However, Google search data suggests that searches for the names of individual BBC presenters did not surge when compared with other popular search periods over the past 3 months. However, the number of searches for certain names did see an increase in the days since the story was published.

Social media expert Matt Navarra believes this is likely because users understand that searches will only return information already being reported by mainstream media – so take to social media for answers instead.

“News publishers will be very aware of the risks of naming any individual without it being backed up with substantial evidence and justification for doing so,” he told Sky News.

“Users are aware that, actually, the places to go to find out the identity of this individual are the usual haunts for this sort of discussion, which will be somewhere like Twitter or TikTok,” he said.

“People have become accustomed to that being the best place to go to seek out that sort of information, rightly or wrongly.”

He added that he was not surprised that so much discussion around the case was happening on Twitter. Mr Navarra said an emphasis on free speech, combined with staff cuts at the platform under current owner Elon Musk, may be contributing to the scale of potentially defamatory comments and breaches of privacy laws.

Read more:
Why hasn’t the BBC presenter been named publicly?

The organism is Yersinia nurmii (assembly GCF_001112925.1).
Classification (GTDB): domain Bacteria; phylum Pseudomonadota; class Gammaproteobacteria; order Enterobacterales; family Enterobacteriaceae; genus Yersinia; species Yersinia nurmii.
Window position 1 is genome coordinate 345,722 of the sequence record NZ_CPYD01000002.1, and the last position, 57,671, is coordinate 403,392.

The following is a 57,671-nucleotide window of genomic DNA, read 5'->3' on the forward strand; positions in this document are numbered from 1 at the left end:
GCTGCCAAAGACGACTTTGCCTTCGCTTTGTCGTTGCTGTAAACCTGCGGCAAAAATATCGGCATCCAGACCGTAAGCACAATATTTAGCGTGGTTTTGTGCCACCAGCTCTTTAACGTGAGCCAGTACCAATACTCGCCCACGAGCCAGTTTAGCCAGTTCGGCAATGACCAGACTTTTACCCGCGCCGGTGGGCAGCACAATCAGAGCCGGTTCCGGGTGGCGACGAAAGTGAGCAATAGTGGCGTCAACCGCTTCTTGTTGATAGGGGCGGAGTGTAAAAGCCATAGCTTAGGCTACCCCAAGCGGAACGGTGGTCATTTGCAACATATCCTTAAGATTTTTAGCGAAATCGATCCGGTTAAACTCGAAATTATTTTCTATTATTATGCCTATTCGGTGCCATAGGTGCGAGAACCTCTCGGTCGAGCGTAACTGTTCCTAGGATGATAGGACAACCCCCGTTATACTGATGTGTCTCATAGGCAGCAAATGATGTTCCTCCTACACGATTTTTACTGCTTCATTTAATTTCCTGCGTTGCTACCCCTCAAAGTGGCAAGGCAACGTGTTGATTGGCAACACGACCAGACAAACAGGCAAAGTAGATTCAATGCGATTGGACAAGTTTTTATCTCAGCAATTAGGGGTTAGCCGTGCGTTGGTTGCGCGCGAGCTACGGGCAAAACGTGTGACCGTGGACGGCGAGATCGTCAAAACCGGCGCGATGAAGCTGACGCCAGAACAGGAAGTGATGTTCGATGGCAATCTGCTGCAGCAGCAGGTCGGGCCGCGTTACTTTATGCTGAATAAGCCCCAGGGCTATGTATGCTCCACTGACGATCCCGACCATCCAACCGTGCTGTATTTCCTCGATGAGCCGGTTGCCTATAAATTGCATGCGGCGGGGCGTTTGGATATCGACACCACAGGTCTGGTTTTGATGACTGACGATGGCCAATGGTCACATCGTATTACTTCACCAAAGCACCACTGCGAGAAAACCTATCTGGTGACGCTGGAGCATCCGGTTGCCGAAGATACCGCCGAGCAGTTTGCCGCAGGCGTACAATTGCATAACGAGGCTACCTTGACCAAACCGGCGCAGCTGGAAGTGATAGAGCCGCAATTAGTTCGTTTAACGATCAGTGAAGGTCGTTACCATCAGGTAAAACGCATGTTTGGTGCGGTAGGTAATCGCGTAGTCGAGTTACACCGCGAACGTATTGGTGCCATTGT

Scandal is sleazy – but at the heart of this a family is suffering

Media lawyer Matthew Gill told Sky News that a lack of public understanding regarding the potentially severe legal ramifications of defaming individuals online is also a factor.

“A lot of people think it’s a bit of fun when, actually, there can be really serious consequences,” he said.

“They’re serious allegations that are being thrown around and by claiming that someone is involved, you are really harming their reputation and you could be liable for that damage.”

Mr Gill added that there has been a significant number of libel cases from allegations made on Twitter in recent years, including a case which saw food blogger Jack Monroe sue the right-wing commentator Katie Hopkins after false allegations were posted about her online.

“It’s really difficult to manage because we do want to live in a society where people can speak freely and speak their minds. But we need to make people more aware of the consequences of defaming people,” he told Sky News.

Sky News attempted to contact Twitter’s press office in relation to this article. The company did not reply, only sending an automatic email containing a poo emoji in response, which is the current default reply to all messages to the press office.

TikTok did not respond to a request for comment.

The Data and Forensics team is a multi-skilled unit dedicated to providing transparent journalism from Sky News. We gather, analyse and visualise data to tell data-driven stories. We combine traditional reporting skills with advanced analysis of satellite images, social media and other open source information. Through multimedia storytelling we aim to better explain the world while also showing how our journalism is done.